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New Mold Classes Scheduled

Abita Springs, LA January 11, 2018 NORMI announced today that for the first quarter of 2018, mold classes are being held in a variety of onsite locations for both private companies and the local professionals.  These classes feature the propriety concurrent training approach assembling assessors and remediators in the same classroom and some are specifically […]


NORMI Knows Mold

September 22, 2017 Abita Springs, LA Doug Hoffman, Executive Director of NORMI, the National Organization of Remediators and Mold Inspectors, held a FREE public seminar in Treasure Island, FL on Wednesday night helping property owners understand how to protect themselves for the health problems associated with mold.  Prior to the seminar, Fox 13 News Tampa […]



Abita Springs, LA “I was able to ask questions specific to my business, touch the tools and connect with other professionals who could supplement what I don’t do.  It was a great way to build a team.” “It was worth the investment.  Yes, I had to spend a couple of nights in a hotel but […]


NORMI Water Classes Will Change Your Business!

Abita Springs, LA NORMI, the National Organization of Remediators and Mold Inspectors, announces a brand-new direction for mold professionals.  Water extraction and drying classes are now a part of the onsite training program offered to mold professionals, both assessors and remediators.  The classes are designed to educate anyone who does emergency drying or water losses […]


Ask a Mold Expert: What Do I Use to Kill Mold on a Roof?

We often get some very interesting questions from our members, and others in the building and construction community. We recently were posed one that we believe would be helpful for the public. A roofing contractor recently sent us this message: “I saw your article about sodium hypochlorite not killing mold on asphalt roofing by Doug Hoffman. I […]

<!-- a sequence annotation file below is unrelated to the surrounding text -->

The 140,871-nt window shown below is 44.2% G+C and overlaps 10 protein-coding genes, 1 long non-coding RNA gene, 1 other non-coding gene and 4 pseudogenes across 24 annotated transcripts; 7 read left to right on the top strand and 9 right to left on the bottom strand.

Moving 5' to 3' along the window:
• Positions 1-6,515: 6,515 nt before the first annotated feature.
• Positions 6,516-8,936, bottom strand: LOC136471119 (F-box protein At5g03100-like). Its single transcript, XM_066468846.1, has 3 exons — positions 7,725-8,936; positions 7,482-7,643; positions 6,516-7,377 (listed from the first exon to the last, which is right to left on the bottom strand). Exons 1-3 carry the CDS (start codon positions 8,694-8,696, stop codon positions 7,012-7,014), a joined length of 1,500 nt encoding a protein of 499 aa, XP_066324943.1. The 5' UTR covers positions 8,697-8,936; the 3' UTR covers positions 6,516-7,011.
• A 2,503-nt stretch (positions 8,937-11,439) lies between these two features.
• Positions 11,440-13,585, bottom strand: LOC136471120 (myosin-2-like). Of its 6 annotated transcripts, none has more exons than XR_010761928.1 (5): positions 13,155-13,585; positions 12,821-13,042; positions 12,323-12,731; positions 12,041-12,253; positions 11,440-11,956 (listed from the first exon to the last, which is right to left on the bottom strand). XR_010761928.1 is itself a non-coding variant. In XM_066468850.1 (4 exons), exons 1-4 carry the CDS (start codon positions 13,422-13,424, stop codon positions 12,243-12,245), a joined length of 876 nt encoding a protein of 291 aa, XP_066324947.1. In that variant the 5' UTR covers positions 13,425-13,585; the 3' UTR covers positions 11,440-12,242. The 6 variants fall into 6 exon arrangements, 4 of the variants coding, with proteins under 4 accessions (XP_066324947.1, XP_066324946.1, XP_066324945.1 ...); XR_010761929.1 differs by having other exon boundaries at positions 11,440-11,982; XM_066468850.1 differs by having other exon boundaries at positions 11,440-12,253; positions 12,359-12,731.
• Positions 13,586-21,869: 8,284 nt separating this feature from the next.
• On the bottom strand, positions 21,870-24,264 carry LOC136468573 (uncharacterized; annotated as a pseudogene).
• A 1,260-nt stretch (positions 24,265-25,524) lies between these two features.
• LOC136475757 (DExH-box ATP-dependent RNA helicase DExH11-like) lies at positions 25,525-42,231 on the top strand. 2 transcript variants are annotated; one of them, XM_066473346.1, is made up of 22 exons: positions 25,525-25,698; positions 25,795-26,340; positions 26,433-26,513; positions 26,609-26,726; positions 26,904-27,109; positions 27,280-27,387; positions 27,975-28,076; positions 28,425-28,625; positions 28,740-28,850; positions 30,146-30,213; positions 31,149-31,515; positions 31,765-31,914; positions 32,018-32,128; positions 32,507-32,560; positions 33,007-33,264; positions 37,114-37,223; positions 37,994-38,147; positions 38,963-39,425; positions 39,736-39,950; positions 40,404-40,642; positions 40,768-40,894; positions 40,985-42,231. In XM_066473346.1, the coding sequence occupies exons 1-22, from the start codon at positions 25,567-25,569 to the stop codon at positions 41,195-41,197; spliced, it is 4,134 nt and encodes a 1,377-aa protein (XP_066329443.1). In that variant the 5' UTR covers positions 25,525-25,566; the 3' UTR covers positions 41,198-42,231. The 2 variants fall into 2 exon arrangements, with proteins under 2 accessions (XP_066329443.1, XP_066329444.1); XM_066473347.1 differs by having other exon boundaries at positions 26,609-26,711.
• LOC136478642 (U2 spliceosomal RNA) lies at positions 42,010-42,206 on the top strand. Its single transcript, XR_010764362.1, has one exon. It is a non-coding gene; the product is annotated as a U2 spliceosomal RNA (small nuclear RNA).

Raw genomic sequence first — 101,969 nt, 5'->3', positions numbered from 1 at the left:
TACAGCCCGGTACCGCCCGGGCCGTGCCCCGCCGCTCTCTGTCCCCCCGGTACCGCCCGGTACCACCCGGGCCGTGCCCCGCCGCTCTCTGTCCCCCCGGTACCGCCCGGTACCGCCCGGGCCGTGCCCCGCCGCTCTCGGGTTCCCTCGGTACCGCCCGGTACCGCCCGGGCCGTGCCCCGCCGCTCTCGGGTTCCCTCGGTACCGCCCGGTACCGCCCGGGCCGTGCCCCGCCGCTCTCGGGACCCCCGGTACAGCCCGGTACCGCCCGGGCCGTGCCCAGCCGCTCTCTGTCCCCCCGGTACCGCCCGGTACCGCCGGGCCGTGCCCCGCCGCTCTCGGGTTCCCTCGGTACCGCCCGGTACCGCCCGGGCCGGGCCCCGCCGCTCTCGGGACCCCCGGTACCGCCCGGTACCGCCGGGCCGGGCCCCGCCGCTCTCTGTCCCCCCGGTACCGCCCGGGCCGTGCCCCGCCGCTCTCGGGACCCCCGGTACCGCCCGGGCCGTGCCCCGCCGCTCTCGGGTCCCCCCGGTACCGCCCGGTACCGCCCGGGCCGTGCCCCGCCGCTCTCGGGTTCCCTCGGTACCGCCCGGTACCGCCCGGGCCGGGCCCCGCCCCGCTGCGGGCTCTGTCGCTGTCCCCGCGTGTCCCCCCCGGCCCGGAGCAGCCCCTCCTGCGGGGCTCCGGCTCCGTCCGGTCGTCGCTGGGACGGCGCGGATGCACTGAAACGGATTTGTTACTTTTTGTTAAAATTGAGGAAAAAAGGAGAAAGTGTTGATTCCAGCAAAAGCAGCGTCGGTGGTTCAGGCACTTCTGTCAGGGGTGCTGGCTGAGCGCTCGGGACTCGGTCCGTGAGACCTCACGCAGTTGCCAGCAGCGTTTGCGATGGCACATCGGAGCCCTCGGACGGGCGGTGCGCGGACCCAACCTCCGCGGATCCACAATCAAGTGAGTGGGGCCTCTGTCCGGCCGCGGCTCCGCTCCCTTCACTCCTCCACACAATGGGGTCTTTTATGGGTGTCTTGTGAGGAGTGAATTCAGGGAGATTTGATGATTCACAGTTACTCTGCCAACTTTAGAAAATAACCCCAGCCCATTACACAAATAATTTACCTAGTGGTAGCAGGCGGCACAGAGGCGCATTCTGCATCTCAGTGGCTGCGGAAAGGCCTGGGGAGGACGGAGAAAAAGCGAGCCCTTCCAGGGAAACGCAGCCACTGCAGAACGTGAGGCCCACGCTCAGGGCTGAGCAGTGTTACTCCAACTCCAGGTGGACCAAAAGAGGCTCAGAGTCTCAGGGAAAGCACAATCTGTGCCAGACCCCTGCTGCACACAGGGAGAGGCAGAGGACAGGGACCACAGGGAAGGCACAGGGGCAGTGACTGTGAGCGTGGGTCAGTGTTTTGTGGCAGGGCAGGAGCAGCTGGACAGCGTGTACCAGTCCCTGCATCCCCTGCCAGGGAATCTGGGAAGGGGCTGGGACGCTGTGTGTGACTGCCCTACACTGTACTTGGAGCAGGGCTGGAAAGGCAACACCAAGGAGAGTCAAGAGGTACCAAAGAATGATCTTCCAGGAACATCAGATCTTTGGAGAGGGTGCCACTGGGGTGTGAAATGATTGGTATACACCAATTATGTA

Salem VA Cited for Mold Exposure

REPRINT from Source: Roanoke Times 03/28/2017 A federal workplace safety agency has cited the Salem VA Medical Center for a serious violation for allowing employees to be exposed to indoor mold, thereby creating unsafe and unhealthy working conditions. U.S. Occupational Safety and Health Administration inspections of Building 75 at the Department of Veterans Affairs […]


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Business Travelers Raise Hotel Air Quality Concerns

Some local hotels invest in making rooms more breathable, including wallpaper that helps prevent mildew.

A Wall Street Journal report

"I think the capacity to be able to evaluate and respond to indoor air quality concerns is of recent vintage, about the last decade," he said.

"As more has been learned, the industry has been learned, the industry has been sought to be responsive and keep up with the trends."

The Hilton Tampa Airport Westshore recently changed the wallpaper in all 238 rooms, installing a breathable vinyl paper, said engineering director Ray Fowler.

The paper costs a bit more than the air tight variety, Fowler said, but it is perforated to allow air in and out. Also, the wallpaper glue contains mildew killing chemical.